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Publisher’s View: Very few businesses have a contingency plan for a pandemic

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Rob Martinelli
Today Media Inc.

These have been the hardest weeks of my business career. I’ve been through the crash of ’87, the dot com bust of 2000, the big recession in ‘08 and ‘09.

Nothing compares to what is going on today.

I’ve put my life into building this business – Today Media – a company of 130 people serving four communities and a robust custom media operation serving many more.

I didn’t have a contingency plan for a pandemic.

On average, companies with fewer than 500 employees have less than a month of cash reserves, according to a study by the JPMorgan Chase Institute. Smaller businesses often have just a couple of weeks’ worth of cash to keep running. Today Media is better prepared than average businesses, but few businesses are adequately prepared for an event of this magnitude.

Thirty percent of Delaware restaurants have chosen to close completely instead of continuing operations focused on takeout and deliveries. More drop daily as carryout fails to sustain operations.

Local hotel occupancies have started to drop below 50% and the stats I am hearing are in the teens. A decline of 15% puts many owners in a cash-flow negative. Many industries face the same bleak picture.

Emergency SBA economic injury loans could play a big role. They offer low interest rates and a 30-year payback. But, getting these loans can take time.

The US Chamber of Commerce said, “The SBA also should be given the authority to streamline its disaster-loan approval process for amounts below $350,000 in order to provide emergency capital more quickly.” The group urged removing a requirement that small businesses show they can’t get credit elsewhere before turning to the SBA. We would support both of these much-needed initiatives.

The State of Delaware needs to do more. The HELP program for the hospitality industry is a step in the right direction, but it seems like a modest measure, considering that tourism contributes $3.5 billion to the State’s GDP.

To be eligible, hospitality businesses must have been open at least one year, have annual revenue of less than $1.5 million (since upped to $2.5 million), and operate in certain hospitality-connected industries. These limits would exclude a huge number of hospitality businesses and thousands of their employees. In other industries, except for essential businesses, the vast majority have now been asked to close.

Surrounding states and cities are doing much more. Delaware has a Rainy Day Fund. Let me tell you – it’s not only raining it’s a Cat 5 Hurricane, especially for small businesses.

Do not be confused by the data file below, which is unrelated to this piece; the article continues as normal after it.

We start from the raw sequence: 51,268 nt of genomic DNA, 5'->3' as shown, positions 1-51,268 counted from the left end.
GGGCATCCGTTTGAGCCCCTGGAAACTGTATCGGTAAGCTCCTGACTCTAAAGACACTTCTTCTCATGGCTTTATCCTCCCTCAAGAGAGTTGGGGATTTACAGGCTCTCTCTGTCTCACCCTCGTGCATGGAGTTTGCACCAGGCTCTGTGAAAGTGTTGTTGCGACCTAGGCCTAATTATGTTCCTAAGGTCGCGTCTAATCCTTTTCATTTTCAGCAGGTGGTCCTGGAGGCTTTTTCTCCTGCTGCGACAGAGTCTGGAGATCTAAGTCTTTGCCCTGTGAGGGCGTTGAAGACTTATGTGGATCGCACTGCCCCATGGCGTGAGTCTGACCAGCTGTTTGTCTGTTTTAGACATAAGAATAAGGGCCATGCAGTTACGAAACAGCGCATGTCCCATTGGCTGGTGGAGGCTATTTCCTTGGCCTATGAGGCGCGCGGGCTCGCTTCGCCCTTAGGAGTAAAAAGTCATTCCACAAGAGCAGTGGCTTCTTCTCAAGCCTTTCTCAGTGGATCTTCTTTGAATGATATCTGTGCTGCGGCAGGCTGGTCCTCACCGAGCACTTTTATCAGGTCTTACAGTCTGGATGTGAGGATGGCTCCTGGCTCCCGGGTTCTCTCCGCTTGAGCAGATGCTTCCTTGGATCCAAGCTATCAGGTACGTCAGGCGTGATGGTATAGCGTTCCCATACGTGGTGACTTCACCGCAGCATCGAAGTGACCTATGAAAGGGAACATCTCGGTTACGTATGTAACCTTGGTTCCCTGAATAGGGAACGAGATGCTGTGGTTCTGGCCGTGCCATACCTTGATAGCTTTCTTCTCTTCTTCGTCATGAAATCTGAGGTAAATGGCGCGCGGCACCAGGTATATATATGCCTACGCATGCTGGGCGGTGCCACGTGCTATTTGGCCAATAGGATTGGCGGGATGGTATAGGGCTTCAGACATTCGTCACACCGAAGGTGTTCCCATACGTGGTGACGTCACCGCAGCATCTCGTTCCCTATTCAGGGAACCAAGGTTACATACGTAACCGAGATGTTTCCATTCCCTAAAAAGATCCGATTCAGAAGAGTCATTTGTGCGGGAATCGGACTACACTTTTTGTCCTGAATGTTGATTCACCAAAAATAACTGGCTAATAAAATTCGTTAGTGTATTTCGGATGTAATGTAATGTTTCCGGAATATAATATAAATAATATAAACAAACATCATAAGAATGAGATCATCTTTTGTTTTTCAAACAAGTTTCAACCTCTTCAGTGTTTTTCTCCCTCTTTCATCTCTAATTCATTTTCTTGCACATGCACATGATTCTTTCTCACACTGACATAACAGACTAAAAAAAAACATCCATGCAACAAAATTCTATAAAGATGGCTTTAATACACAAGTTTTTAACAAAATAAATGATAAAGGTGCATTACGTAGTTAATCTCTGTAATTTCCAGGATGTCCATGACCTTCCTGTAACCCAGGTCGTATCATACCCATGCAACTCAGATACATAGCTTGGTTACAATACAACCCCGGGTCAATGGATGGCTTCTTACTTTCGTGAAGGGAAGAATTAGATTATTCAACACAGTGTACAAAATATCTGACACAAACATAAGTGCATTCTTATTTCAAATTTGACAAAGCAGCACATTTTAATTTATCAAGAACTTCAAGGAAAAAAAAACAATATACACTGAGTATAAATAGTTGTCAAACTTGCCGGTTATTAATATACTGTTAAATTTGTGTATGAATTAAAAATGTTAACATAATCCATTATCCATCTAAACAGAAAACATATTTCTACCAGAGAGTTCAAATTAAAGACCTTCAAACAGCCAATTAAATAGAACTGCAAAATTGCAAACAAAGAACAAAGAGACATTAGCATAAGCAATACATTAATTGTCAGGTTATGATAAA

A dramatic reduction of economic activity without the right fiscal response will cause the economic pain to last much longer.

Small businesses need immediate help to survive. It seems like the federal government with their $2.0 trillion Stimulus package is offering what is needed for small businesses. Small businesses need forgivable loans to keep people employed and to pay basic services like rent and utilities.

The State needs to act FAST. We are a small state that prides itself on moving quickly. The State can be that bridge until we know how long it will take to get the Federal assistance and exactly what that looks like. The bill was passed on March 27th and the SBA was given two weeks to write guidelines.  And how long after that will businesses get approved, given the sheer number of businesses applying? $350 billion for the Payroll Protection Program sounds like a lot of money, but bankers I know question whether this will be enough given the number of small businesses affected.

I share much of Tom Friedman’s sentiment in his NY Times column on Sunday, March 22nd.

He said, “These are days that test every leader…They are being asked to make huge life and death decisions, while driving through fog, with imperfect information and everyone in the back seat shouting at them. My heart goes out to them all. I know they mean well. But as so many of our businesses shut down and millions are being laid off, some experts are beginning to ask: Wait a minute! What are we doing to ourselves? To our economy? To our next generation? Is this cure – even for a short while – worse than the disease.”

We all understand the public health need to shelter-at-home for a period of time. However, let’s not move so quickly to keep things closed through the middle of May or beyond. This is a rapidly changing situation and nobody knows what is going to happen. Let’s take it a step at a time.

Friedman suggested that we need a more vertical approach that “can more surgically minimize the threat of this virus to those most vulnerable while me maximize the chances for as many Americans as possible to safely go back to work as soon as possible.” The State should be working hand in hand with our business leaders now so we have the plan in place to jump start our economy when the time comes.

That being said I can’t imagine what our health care workers and first responders are going through as the front lines in fighting this pandemic. My kudos to them for their tireless efforts.

DBT is sharing their stories in “Voices from the Crisis,” which covers businesses pivoting to keep revenue coming in and reports on businesses doing what they can to help out. This issue has a story about businesses coming together with ChristianaCare to find medical supplies in our community.

When I hear about efforts like these in Delaware, I am confident we will get through this together. 

Rob Martinelli is president of Today Media Inc and group publisher of Delaware Business Times and Delaware Today, among others.

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